Sunday, April 21, 2013
Due to federal budget cuts, Federal Aviation officials say furloughs are taking effect Sunday and that could mean delays for local airline travelers.
Wednesday, December 19, 2012
(Michael Grabell ProPublica) Following months of congressional pressure, the Transportation Security Administration has agreed to contract with the National Academy of Sciences to study the health effects of the agency's X-ray body scanners. But it is unclear if the academy will conduct its own tests of the scanners or merely review previous studies.
The machines, known as backscatters, were installed in airports nationwide after the failed underwear bombing on Christmas Day 2009 to screen passengers for explosives and other nonmetallic weapons. But they have been criticized by some prominent scientists because they expose the public to a small amount of ionizing radiation, a form of energy that can cause cancer.
The scanners were the subject of a 2011 ProPublica series, which found that the TSA had glossed over the small cancer risk posed by even low doses of radiation. The stories also showed that the United States was almost alone in the world in X-raying passengers and that the Food and Drug Administration had gone against its own advisory panel, which recommended the agency set a federal safety standard for security X-rays.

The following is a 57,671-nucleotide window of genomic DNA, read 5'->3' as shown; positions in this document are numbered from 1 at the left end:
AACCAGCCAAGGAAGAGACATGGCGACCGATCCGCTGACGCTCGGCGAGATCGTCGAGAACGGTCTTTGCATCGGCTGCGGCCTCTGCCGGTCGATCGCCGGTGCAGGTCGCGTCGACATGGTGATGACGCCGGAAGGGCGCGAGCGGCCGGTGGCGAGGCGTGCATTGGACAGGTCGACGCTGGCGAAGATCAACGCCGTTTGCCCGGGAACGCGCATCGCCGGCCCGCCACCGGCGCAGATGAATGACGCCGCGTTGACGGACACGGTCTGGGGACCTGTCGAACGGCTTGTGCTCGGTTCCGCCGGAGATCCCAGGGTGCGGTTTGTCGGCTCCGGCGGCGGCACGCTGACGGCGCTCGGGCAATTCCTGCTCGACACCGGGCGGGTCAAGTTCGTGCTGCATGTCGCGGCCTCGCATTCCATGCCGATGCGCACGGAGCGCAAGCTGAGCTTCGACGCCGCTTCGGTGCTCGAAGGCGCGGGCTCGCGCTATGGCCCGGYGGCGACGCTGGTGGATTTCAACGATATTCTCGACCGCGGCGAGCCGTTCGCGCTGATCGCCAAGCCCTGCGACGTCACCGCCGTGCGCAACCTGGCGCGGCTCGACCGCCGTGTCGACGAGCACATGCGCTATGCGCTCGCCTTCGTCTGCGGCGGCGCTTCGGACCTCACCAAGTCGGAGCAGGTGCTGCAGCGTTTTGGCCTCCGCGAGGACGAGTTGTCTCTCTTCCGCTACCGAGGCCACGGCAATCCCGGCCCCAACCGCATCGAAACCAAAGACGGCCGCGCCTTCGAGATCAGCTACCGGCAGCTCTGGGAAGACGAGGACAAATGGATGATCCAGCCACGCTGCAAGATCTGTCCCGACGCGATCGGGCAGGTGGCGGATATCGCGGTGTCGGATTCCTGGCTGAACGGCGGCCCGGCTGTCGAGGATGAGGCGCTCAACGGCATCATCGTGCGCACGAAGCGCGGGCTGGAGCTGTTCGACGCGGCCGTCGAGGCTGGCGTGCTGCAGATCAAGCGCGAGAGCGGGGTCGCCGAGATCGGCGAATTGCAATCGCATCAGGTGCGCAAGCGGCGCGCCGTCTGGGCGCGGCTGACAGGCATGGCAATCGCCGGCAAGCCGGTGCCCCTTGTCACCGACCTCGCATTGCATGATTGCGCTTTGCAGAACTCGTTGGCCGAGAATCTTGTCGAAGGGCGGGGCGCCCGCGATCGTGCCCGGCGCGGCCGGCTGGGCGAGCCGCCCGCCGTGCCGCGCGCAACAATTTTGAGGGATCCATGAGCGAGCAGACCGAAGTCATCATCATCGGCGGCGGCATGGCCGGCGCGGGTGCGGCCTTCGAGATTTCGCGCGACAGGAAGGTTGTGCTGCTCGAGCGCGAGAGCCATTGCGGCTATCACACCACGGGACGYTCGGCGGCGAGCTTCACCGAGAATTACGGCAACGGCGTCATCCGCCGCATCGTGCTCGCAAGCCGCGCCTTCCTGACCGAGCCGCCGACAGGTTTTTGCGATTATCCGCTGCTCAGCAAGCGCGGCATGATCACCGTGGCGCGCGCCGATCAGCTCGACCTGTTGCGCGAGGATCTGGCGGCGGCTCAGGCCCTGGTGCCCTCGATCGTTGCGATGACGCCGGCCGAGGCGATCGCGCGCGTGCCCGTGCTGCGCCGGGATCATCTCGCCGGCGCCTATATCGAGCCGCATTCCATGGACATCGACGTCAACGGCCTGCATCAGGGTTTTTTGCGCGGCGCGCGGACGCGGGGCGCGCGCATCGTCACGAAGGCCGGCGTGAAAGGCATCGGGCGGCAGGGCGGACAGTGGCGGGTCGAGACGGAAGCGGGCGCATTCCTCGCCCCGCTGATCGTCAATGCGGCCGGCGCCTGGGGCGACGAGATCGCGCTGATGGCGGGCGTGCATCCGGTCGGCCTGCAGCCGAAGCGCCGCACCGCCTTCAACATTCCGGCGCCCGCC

The TSA maintains that the backscatters are safe and that they emit a low dose of X-rays equivalent to the radiation a passenger would receive in two minutes of flying at typical cruising altitude.
Sen. Susan Collins of Maine, the top Republican on the Senate homeland security committee, introduced a bill mandating such a test earlier this year.
"I am pleased that at long last the Transportation Security Administration has heeded my call to commission an independent examination into the possible health risks travelers and TSA employees may face during airport screenings," she said in a statement Monday night.
According to a brief contract notice posted on a government procurement website, the National Academy of Sciences will convene a committee to review previous studies to determine if the dose from the scanners complies with existing health and safety standards and to evaluate the TSA's methods for testing and maintaining the machines.
Collins' office said the language in the contract notice wasn't final and that the study would be consistent with the senator's calls for an independent investigation. TSA spokesman David Castelveter added, "Administrator [John] Pistole has made a commitment to conduct the study and TSA is following through on that commitment."